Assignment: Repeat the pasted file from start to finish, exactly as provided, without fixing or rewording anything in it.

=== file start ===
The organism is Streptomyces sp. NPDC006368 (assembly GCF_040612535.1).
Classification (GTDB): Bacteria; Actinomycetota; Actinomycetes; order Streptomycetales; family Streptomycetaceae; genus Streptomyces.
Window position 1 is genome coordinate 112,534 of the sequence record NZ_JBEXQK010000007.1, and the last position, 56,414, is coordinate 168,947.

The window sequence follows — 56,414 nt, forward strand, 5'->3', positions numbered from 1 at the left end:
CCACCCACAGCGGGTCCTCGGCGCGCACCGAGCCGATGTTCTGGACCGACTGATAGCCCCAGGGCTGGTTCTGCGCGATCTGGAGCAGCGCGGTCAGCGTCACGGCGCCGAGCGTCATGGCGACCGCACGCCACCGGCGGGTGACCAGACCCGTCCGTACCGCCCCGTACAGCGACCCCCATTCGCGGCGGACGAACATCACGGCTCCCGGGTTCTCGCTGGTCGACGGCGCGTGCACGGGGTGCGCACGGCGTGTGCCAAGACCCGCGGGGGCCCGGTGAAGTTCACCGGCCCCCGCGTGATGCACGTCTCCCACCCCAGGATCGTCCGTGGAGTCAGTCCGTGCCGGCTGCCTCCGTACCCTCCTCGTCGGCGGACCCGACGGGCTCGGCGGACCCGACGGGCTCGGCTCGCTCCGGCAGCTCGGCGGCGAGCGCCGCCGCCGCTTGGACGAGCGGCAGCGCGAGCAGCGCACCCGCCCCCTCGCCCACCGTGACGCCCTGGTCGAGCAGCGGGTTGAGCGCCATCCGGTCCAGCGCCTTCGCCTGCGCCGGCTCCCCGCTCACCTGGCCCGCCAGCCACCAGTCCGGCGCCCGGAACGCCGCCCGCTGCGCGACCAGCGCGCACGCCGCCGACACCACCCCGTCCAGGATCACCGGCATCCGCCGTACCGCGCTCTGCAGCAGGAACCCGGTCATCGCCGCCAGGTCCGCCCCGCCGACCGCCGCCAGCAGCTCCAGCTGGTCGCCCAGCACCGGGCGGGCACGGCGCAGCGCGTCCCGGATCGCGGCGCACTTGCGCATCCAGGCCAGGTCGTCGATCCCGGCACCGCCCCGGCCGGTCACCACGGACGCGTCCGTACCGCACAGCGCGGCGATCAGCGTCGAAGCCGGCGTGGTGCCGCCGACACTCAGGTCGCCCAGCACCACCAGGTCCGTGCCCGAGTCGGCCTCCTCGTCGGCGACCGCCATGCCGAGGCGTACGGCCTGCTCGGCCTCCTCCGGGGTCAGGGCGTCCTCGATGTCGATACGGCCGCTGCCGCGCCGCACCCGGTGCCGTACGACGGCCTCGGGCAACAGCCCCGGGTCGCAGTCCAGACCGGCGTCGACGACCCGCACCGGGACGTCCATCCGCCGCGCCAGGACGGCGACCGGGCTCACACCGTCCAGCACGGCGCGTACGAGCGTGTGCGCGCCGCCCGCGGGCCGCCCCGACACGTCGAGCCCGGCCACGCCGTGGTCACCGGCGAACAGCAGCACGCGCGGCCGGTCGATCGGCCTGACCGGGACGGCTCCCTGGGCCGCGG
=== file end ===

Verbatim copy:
The organism is Streptomyces sp. NPDC006368 (assembly GCF_040612535.1).
Classification (GTDB): Bacteria; Actinomycetota; Actinomycetes; order Streptomycetales; family Streptomycetaceae; genus Streptomyces.
Window position 1 is genome coordinate 112,534 of the sequence record NZ_JBEXQK010000007.1, and the last position, 56,414, is coordinate 168,947.

The window sequence follows — 56,414 nt, forward strand, 5'->3', positions numbered from 1 at the left end:
CCACCCACAGCGGGTCCTCGGCGCGCACCGAGCCGATGTTCTGGACCGACTGATAGCCCCAGGGCTGGTTCTGCGCGATCTGGAGCAGCGCGGTCAGCGTCACGGCGCCGAGCGTCATGGCGACCGCACGCCACCGGCGGGTGACCAGACCCGTCCGTACCGCCCCGTACAGCGACCCCCATTCGCGGCGGACGAACATCACGGCTCCCGGGTTCTCGCTGGTCGACGGCGCGTGCACGGGGTGCGCACGGCGTGTGCCAAGACCCGCGGGGGCCCGGTGAAGTTCACCGGCCCCCGCGTGATGCACGTCTCCCACCCCAGGATCGTCCGTGGAGTCAGTCCGTGCCGGCTGCCTCCGTACCCTCCTCGTCGGCGGACCCGACGGGCTCGGCGGACCCGACGGGCTCGGCTCGCTCCGGCAGCTCGGCGGCGAGCGCCGCCGCCGCTTGGACGAGCGGCAGCGCGAGCAGCGCACCCGCCCCCTCGCCCACCGTGACGCCCTGGTCGAGCAGCGGGTTGAGCGCCATCCGGTCCAGCGCCTTCGCCTGCGCCGGCTCCCCGCTCACCTGGCCCGCCAGCCACCAGTCCGGCGCCCGGAACGCCGCCCGCTGCGCGACCAGCGCGCACGCCGCCGACACCACCCCGTCCAGGATCACCGGCATCCGCCGTACCGCGCTCTGCAGCAGGAACCCGGTCATCGCCGCCAGGTCCGCCCCGCCGACCGCCGCCAGCAGCTCCAGCTGGTCGCCCAGCACCGGGCGGGCACGGCGCAGCGCGTCCCGGATCGCGGCGCACTTGCGCATCCAGGCCAGGTCGTCGATCCCGGCACCGCCCCGGCCGGTCACCACGGACGCGTCCGTACCGCACAGCGCGGCGATCAGCGTCGAAGCCGGCGTGGTGCCGCCGACACTCAGGTCGCCCAGCACCACCAGGTCCGTGCCCGAGTCGGCCTCCTCGTCGGCGACCGCCATGCCGAGGCGTACGGCCTGCTCGGCCTCCTCCGGGGTCAGGGCGTCCTCGATGTCGATACGGCCGCTGCCGCGCCGCACCCGGTGCCGTACGACGGCCTCGGGCAACAGCCCCGGGTCGCAGTCCAGACCGGCGTCGACGACCCGCACCGGGACGTCCATCCGCCGCGCCAGGACGGCGACCGGGCTCACACCGTCCAGCACGGCGCGTACGAGCGTGTGCGCGCCGCCCGCGGGCCGCCCCGACACGTCGAGCCCGGCCACGCCGTGGTCACCGGCGAACAGCAGCACGCGCGGCCGGTCGATCGGCCTGACCGGGACGGCTCCCTGGGCCGCGG